R2D2 is one of the most recognizable fictional characters in the world.
He played an important part in the first Star Wars film and would go on to appear in every episode of George Lucas's space adventure saga.
Commonly referred to by the nickname "Artoo," the plucky little droid won the hearts of fans with his adventurous spirit, resourcefulness, and loyalty to his friends, all of which he displayed without speaking one meaningful word.
He is almost always accompanied by his faithful companion, the golden droid C-3PO (or Threepio), who is frequently exasperated by Artoo's behavior.
George Lucas, the creator of R2 and C-3PO, said he took his inspiration for the droid characters from a 1958 Japanese film by Akira Kurosawa, The Hidden Fortress. The Kurosawa film is told from the point of view from a pair of peasants, who also provide the film's comic relief.
Audiences first encountered R2D2 in the 1977 film Star Wars Episode IV: A New Hope, where the droid was given a recorded holographic message to deliver to Obi-Wan Kenobi. Artoo and Threepio landed on the planet Tatooine, where they were bought by the uncle of Luke Skywalker. Artoo eventually found a way to get to Obi-Wan Kenobi and deliver his message, which showed Princess Leia imploring him to come to her aid. This led Obi-Wan, Luke, and the droids to recruit Han Solo and Chewbacca on a mission to rescue the Princess from Darth Vader and then to destroy the Death Star.
Besides delivering the message, the droid proved his mettle in various ways, such as tapping into the security network aboard the Death Star and assisting Luke in piloting his X-Wing space fighter.
The original Star Wars movie established the familiar personality of R2, which was to go unchanged throughout all six films in the franchise.
The droid is shown as being highly courageous, unwavering in loyalty, and a little bit stubborn. He never backs down from a mission, even when the odds appear to be stacked against him. His personality is often contrasted against that of Threepio, who is fussy and timid.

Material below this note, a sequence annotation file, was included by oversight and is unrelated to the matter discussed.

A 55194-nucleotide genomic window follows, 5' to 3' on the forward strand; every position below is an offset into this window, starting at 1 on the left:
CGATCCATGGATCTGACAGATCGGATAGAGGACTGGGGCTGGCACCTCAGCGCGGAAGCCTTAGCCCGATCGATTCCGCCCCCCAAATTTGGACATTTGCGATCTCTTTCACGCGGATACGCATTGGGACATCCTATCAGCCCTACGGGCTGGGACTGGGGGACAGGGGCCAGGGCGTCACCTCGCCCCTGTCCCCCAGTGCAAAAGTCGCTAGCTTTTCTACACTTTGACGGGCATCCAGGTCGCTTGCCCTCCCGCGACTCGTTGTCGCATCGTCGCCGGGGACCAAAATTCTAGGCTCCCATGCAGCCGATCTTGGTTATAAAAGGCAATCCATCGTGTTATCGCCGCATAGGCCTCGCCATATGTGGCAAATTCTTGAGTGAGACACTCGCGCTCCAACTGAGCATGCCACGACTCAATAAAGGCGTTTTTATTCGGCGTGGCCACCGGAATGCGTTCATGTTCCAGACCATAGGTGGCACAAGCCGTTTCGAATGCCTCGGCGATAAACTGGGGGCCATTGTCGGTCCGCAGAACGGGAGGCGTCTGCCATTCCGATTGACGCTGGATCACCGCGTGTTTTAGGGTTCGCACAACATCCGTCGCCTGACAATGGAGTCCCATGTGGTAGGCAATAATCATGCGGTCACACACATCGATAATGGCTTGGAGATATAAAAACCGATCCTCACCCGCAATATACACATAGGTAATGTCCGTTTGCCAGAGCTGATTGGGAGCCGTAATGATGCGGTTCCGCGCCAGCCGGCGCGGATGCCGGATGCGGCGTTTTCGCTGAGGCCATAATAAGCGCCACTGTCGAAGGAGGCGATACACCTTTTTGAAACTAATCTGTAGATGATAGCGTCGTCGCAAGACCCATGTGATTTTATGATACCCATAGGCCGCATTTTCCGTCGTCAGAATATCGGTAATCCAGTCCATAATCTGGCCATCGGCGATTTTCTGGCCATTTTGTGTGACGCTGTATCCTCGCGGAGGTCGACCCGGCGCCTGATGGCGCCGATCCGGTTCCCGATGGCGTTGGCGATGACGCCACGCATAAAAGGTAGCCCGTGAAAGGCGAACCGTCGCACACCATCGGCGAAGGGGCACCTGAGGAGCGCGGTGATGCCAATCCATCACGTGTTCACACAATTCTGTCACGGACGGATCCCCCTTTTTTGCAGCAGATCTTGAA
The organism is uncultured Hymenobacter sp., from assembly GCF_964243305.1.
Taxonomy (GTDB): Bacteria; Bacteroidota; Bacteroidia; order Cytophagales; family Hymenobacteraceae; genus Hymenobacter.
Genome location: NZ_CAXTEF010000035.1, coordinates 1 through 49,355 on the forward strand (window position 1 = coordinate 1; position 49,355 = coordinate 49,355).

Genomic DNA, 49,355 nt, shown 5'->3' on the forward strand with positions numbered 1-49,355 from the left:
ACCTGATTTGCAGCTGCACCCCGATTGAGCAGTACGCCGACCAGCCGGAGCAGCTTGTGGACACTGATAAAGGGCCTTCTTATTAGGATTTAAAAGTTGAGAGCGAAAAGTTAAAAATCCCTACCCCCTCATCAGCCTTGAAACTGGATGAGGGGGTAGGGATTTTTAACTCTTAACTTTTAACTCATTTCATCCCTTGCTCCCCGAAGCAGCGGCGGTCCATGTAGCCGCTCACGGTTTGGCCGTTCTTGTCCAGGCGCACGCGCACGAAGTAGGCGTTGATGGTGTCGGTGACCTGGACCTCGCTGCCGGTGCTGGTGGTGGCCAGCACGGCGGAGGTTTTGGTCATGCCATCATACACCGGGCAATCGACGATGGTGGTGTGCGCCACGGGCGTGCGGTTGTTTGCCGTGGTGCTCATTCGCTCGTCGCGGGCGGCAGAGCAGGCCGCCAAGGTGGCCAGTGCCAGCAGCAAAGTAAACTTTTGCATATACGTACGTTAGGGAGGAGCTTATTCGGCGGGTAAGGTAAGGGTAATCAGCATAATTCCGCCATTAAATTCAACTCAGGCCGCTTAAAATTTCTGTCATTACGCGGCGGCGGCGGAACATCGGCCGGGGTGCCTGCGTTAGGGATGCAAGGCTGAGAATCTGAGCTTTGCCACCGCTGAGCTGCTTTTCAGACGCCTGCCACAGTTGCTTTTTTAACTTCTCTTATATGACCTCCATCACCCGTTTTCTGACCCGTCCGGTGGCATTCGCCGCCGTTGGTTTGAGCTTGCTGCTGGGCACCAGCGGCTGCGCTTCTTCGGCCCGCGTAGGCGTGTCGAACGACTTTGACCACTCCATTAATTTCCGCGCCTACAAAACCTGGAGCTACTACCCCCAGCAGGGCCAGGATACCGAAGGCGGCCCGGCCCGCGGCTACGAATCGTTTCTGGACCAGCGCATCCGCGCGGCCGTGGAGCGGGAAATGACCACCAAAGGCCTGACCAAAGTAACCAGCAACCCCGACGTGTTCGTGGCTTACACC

Unlike Threepio, Artoo is the heroic type, and he saves the day at least once in each movie.
According to George Lucas, each movie is intentionally structured to have one or more 'Artoo as hero' scenes. Artoo never speaks an understandable word in the entire film series, communicating only by means of beeps, clicks, and other electronic noises, and yet manages to be one of the most appealing heroes of the franchise.
The character is so engaging that some of the Star Wars actors, including Ewan McGregor, have spoken of feeling a great deal of affection for him.
The popularity of R2D2 led to the character appearing in a wide range of Star Wars related merchandise and media, including commercials, comic books, and video games. Artoo and Threepio even starred in their own animated children's show, Star Wars: Droids, whose episodes aired in the United States from September 7, 1985 to June 7, 1986.
Artoo also shows up in the 2008 animated film Star Wars: The Clone Wars, as well as the animated Clone Wars television series that premiered on the Cartoon Network in October 3, 2008 and is now in its fourth season.
In the first three Star Wars movies, R2D2 was portrayed using two distinct builds. One was a remote controlled model that moved using three wheeled legs. The other was a mockup that was worn by British actor Kenny Baker, who would walk with it using two legs.
The noises made by Artoo were provided by sound effects engineer Ben Burtt, who played a ARP 2600 analog synthesizer for some of the sound effects and used his own voice after processing to create the rest of the sounds.
By the year 2000, when the Star Wars production crew was filming principal photography on Episode II: Attack of the Clones, there were a total of 15 R2D2 builds being used on the set. These included eight radio-controlled models, two mockups that were worn by Baker, and five stunt models that manipulated using either puppet strings or wires.
The technology to build a real R2D2 is not yet available.
Artoo clearly displays a level of intelligence, autonomy, and emotion that are currently beyond the capabilities of even the most advanced robots of today. However, Artoo has inspired a number of people to attempt to build their own loyal companion made out of circuitry and machine parts. The results have been limited but inspiring.
Try searching for "voice activated R2D2" on YouTube to view one of the more amusing examples. The voice activated Artoo can understand over 40 vocal commands, including "Go forward," "Turn around," "Light beam," and "Play message."
The R2D2 replica is also equipped with infrared sensors and motion detectors that enable it to find people in a room.